In moments of crisis, Americans are eager to step up, pitch in, and find ways to contribute to solutions — service years can help our country heal from the coronavirus pandemic.
If the ongoing COVID-19 crisis is teaching us anything, it’s that we are a far more interconnected and interdependent nation than we are led to believe. Service years at scale can give us a unifying purpose and turn that interconnectedness into action while addressing the biggest challenges facing our country. There has never been a more important moment to make a service year a common expectation and opportunity for all young Americans.
Just as Franklin D. Roosevelt created the Civilian Conservation Corps during the Great Depression — mobilizing millions of unemployed Americans to tend to our public lands and conserve our natural resources — and as George W. Bush expanded AmeriCorps by fifty percent and increased Peace Corps participation following the 9/11 attacks, our country will need a mass mobilization of Americans who are looking to serve our communities and help our country recover in the wake of this pandemic.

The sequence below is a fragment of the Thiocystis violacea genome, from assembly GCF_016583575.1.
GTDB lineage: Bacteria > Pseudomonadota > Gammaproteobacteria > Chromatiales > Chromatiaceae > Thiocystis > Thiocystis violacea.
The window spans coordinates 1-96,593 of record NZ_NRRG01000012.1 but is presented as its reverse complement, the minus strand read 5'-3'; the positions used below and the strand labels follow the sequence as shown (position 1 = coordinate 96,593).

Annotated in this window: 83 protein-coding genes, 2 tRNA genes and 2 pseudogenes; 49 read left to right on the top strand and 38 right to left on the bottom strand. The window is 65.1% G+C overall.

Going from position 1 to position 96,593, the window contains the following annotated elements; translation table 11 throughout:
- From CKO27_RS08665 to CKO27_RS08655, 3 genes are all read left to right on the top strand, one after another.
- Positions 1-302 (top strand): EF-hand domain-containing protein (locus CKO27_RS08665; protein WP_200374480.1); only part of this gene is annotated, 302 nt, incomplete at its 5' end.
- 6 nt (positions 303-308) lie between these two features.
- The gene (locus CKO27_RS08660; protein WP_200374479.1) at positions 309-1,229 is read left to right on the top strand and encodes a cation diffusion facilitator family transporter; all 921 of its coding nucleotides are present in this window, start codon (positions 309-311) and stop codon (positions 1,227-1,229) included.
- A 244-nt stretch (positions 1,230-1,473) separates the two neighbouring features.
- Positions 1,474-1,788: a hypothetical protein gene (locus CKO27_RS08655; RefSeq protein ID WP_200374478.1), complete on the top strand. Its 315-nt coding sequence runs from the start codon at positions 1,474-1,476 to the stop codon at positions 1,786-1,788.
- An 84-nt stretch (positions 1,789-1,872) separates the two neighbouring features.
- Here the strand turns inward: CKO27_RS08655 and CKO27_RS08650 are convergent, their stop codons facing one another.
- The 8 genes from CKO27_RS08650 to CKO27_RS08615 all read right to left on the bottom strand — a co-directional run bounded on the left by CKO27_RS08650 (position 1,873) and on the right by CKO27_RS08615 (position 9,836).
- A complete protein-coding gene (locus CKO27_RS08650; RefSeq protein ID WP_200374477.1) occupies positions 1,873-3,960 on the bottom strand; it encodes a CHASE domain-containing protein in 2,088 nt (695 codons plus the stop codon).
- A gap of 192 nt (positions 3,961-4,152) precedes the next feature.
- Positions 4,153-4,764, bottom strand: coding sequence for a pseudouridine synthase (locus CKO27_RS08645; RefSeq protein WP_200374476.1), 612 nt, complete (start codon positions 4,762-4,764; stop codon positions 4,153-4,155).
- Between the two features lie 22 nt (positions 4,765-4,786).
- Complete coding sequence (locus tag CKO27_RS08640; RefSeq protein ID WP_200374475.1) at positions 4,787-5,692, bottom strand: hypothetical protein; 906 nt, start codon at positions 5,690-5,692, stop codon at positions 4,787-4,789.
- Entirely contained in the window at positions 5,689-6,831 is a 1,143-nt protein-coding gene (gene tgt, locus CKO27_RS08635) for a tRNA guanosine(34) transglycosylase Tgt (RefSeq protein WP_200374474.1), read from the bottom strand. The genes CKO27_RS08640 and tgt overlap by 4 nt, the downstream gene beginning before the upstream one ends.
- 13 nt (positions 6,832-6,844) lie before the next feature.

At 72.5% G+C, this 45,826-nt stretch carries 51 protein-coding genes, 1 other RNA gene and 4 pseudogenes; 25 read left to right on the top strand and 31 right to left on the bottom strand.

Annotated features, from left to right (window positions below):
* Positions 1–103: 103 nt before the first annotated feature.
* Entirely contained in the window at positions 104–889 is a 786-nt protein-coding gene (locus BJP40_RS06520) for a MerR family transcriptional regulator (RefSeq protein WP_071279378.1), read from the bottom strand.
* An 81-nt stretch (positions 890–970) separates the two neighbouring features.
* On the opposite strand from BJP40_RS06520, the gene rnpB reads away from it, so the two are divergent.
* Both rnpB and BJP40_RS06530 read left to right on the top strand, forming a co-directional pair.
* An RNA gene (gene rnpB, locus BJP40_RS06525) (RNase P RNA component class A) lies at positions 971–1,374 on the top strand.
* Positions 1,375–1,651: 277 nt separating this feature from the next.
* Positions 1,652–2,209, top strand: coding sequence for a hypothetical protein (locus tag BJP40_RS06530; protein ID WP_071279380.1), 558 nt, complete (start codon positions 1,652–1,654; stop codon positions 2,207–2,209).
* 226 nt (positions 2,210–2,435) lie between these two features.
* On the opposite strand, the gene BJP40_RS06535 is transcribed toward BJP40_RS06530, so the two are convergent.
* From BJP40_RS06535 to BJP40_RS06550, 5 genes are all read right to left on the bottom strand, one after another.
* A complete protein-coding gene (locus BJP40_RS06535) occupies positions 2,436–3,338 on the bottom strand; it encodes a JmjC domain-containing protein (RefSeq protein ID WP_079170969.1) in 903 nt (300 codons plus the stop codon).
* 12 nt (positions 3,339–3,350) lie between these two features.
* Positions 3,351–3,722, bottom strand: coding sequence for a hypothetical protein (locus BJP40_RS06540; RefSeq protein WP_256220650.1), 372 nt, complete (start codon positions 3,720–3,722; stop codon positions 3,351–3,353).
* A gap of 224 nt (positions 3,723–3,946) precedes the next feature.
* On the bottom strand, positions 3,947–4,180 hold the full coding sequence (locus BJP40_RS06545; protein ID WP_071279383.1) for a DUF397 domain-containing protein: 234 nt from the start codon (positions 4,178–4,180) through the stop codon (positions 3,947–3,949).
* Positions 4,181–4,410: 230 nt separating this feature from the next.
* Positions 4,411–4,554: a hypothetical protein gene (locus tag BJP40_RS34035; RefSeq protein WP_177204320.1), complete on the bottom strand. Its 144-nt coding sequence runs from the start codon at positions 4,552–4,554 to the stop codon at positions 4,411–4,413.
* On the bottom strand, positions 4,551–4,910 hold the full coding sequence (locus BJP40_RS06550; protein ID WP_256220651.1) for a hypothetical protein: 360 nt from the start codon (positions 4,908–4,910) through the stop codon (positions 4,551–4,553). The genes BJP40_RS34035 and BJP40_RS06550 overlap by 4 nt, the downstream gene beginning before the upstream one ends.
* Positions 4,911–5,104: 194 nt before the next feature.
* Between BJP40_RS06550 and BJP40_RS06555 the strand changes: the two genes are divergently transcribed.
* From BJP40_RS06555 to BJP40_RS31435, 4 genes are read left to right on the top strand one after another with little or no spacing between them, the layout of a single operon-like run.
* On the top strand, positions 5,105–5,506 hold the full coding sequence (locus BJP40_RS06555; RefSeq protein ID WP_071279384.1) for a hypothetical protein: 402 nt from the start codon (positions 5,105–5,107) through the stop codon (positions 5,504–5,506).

Investing in service year opportunities will help communities respond to their immediate needs, support America as we rebuild from this crisis, and lead us to emerge more united and better prepared for future disasters.
“What might a call to service look like during lockdown? Here are a few ideas: telling us that the virus can affect our health but not our resolve; encouraging people to use the Internet to volunteer, perhaps by tutoring or mentoring disadvantaged youths; arranging food deliveries to the elderly or needy; donating to charities; or simply reaching out to others to reduce stress. Medical professionals could be encouraged to join the Medical Reserve Corps and bring surge capacity to testing sites, hospitals and health clinics. The president could urge Congress to expand national service programs and provide emergency wage support to small businesses and nonprofits."
-Service Year Alliance Vice Chair, John Bridgeland and Special Olympics Chairman, Tim Shriver in The Washington Post